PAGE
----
Diagnosis Code S72.424D
Information for Medical Professionals
The diagnosis code S72.424D is grouped in the following Diagnostic Related Group(s) (MS-DRG v33.0)
- AFTERCARE, MUSCULOSKELETAL SYSTEM AND CONNECTIVE TISSUE WITH MCC 559
- AFTERCARE, MUSCULOSKELETAL SYSTEM AND CONNECTIVE TISSUE WITH CC 560
- AFTERCARE, MUSCULOSKELETAL SYSTEM AND CONNECTIVE TISSUE WITHOUT CC/MCC 561
Present on Admission (POA) Present on Admission
The Present on Admission (POA) indicator is used for diagnosis codes included in claims involving inpatient admissions to general acute care hospitals. POA indicators must be reported to CMS on each claim to facilitate the grouping of diagnoses codes into the proper Diagnostic Related Groups (DRG). CMS publishes a listing of specific diagnosis codes that are exempt from the POA reporting requirement.
The code S72.424D is exempt from POA reporting.
Information for Patients
Also called: Broken bone
A fracture is a break, usually in a bone. If the broken bone punctures the skin, it is called an open or compound fracture. Fractures commonly happen because of car accidents, falls, or sports injuries. Other causes are low bone density and osteoporosis, which cause weakening of the bones. Overuse can cause stress fractures, which are very small cracks in the bone.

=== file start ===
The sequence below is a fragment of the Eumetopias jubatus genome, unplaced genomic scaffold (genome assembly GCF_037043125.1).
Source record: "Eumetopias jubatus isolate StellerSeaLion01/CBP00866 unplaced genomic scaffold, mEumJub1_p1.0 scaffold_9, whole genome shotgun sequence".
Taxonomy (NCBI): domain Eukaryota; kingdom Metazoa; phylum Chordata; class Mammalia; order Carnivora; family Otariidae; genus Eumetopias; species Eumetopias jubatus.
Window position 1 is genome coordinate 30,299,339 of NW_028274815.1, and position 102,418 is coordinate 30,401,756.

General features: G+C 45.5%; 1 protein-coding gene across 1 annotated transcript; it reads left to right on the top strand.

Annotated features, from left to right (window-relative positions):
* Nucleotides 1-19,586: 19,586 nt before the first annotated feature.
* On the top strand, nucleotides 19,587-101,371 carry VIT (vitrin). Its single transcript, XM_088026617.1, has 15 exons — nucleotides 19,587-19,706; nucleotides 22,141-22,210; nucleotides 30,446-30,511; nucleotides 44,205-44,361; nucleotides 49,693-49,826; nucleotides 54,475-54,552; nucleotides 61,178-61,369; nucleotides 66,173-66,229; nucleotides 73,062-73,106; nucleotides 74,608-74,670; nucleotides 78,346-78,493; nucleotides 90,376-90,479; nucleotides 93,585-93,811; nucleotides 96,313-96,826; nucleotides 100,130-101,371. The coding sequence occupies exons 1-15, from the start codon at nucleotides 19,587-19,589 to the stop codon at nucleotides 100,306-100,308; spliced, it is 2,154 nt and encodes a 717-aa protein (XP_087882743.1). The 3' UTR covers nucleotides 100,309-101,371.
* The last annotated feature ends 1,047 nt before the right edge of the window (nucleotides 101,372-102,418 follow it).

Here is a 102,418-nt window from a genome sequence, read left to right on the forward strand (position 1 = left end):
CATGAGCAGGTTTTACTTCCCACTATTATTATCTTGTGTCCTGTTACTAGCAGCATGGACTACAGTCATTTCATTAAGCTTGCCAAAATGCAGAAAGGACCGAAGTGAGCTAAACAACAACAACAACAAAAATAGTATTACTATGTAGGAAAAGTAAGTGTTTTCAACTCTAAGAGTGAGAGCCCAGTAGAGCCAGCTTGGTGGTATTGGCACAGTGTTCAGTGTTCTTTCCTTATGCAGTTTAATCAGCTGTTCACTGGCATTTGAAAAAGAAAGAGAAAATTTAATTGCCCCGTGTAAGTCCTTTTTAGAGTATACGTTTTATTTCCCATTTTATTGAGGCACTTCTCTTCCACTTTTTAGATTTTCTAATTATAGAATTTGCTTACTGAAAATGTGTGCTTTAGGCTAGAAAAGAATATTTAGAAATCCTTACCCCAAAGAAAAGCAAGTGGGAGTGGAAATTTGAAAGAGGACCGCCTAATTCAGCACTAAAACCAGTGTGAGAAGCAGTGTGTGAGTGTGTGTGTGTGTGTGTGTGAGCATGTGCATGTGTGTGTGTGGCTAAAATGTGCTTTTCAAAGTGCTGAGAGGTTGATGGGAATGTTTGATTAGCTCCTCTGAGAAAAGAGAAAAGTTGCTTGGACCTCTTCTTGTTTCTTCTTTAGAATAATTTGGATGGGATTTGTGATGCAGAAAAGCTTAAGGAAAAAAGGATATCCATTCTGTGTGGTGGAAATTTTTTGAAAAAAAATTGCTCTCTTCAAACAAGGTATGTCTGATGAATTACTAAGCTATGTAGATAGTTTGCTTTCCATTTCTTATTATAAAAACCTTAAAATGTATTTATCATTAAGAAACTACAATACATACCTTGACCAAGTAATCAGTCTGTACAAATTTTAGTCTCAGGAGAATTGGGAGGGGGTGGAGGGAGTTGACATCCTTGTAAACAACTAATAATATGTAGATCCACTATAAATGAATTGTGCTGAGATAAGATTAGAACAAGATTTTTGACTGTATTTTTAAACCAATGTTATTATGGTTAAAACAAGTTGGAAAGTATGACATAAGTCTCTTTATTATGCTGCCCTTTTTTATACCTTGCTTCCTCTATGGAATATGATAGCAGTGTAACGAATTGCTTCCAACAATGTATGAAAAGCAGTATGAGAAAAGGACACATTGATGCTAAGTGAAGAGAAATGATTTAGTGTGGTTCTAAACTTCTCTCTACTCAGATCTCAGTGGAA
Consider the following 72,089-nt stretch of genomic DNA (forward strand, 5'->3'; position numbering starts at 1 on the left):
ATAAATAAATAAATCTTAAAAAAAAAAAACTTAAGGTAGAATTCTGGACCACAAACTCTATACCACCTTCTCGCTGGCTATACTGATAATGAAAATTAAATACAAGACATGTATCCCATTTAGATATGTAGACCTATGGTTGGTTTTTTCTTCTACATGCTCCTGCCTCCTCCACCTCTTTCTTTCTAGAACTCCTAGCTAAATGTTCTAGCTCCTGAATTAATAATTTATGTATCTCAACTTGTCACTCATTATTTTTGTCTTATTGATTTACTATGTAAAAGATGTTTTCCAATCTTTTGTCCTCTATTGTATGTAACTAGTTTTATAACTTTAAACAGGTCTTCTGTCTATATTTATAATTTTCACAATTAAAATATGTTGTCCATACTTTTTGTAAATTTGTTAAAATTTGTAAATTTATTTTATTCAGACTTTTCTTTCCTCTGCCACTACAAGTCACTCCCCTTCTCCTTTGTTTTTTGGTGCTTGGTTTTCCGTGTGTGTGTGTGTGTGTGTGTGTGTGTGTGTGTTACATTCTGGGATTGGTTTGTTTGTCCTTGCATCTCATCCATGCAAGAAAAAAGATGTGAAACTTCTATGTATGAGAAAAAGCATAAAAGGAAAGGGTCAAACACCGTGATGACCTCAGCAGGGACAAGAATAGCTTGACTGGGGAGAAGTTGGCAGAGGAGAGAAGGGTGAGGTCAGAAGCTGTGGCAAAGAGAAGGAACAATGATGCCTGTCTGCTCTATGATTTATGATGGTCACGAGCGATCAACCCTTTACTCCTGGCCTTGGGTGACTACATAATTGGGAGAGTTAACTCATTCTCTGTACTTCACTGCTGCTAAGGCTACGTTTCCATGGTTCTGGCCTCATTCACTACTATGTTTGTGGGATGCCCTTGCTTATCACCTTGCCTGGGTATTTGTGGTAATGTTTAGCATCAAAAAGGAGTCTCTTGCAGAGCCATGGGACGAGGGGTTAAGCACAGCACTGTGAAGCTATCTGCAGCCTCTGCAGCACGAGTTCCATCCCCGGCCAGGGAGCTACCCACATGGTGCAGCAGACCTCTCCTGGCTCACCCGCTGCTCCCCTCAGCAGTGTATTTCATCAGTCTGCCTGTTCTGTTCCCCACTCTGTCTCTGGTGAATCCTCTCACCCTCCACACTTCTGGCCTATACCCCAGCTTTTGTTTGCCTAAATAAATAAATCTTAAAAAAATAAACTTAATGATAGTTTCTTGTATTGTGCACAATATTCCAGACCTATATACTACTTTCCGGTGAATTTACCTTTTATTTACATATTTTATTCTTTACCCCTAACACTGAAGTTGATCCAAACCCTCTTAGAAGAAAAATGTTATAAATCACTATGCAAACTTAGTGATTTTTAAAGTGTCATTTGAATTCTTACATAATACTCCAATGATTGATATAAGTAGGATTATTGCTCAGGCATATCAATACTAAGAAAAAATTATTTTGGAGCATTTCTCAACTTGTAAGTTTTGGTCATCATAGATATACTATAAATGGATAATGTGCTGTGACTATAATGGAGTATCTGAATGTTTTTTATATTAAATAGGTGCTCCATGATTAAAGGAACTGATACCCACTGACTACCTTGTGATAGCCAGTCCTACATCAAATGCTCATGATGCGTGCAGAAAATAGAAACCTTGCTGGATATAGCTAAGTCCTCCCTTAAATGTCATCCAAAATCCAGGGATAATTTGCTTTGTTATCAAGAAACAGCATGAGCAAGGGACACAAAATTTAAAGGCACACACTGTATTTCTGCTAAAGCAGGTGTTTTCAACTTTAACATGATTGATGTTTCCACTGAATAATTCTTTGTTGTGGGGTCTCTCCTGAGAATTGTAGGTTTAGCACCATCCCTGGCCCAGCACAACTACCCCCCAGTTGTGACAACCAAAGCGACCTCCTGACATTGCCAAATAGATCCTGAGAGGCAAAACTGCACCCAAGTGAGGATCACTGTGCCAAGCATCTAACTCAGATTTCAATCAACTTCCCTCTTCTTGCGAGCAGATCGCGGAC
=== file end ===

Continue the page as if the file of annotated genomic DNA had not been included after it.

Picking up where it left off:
Symptoms of a fracture are
- Intense pain
- Deformity - the limb looks out of place
- Swelling, bruising, or tenderness around the injury
- Numbness and tingling
- Problems moving a limb
You need to get medical care right away for any fracture. An x-ray can tell if your bone is broken. You may need to wear a cast or splint. Sometimes you need surgery to put in plates, pins or screws to keep the bone in place.
- Ankle fracture - aftercare
- Broken bone
- Broken collarbone - aftercare
- Closed reduction of a fractured bone
- Closed reduction of a fractured bone - aftercare
- Hand fracture - aftercare
- Metatarsal fracture (acute) - aftercare
- Metatarsal stress fractures - aftercare
- Radial head fracture - aftercare
- What Are Growth Plate Injuries? - NIH (National Institute of Arthritis and Musculoskeletal and Skin Diseases)
Leg Injuries and Disorders
Your legs are made up of bones, blood vessels, muscles, and other connective tissue. They are important for motion and standing. Playing sports, running, falling, or having an accident can damage your legs. Common leg injuries include sprains and strains, joint dislocations, and fractures.
These injuries can affect the entire leg, or just the foot, ankle, knee, or hip. Certain diseases also lead to leg problems. For example, knee osteoarthritis, common in older people, can cause pain and limited motion. Problems in your veins in your legs can lead to varicose veins or deep vein thrombosis.
- Blount disease
- Common peroneal nerve dysfunction
- Femoral nerve dysfunction
- Femur fracture repair - discharge
- Foot, leg, and ankle swelling
- Iliotibial band syndrome -- aftercare
- Ischemic ulcers -- self-care
- Knock knees
- Leg pain
- Shin splints - self-care
- Tibial nerve dysfunction
- Venous insufficiency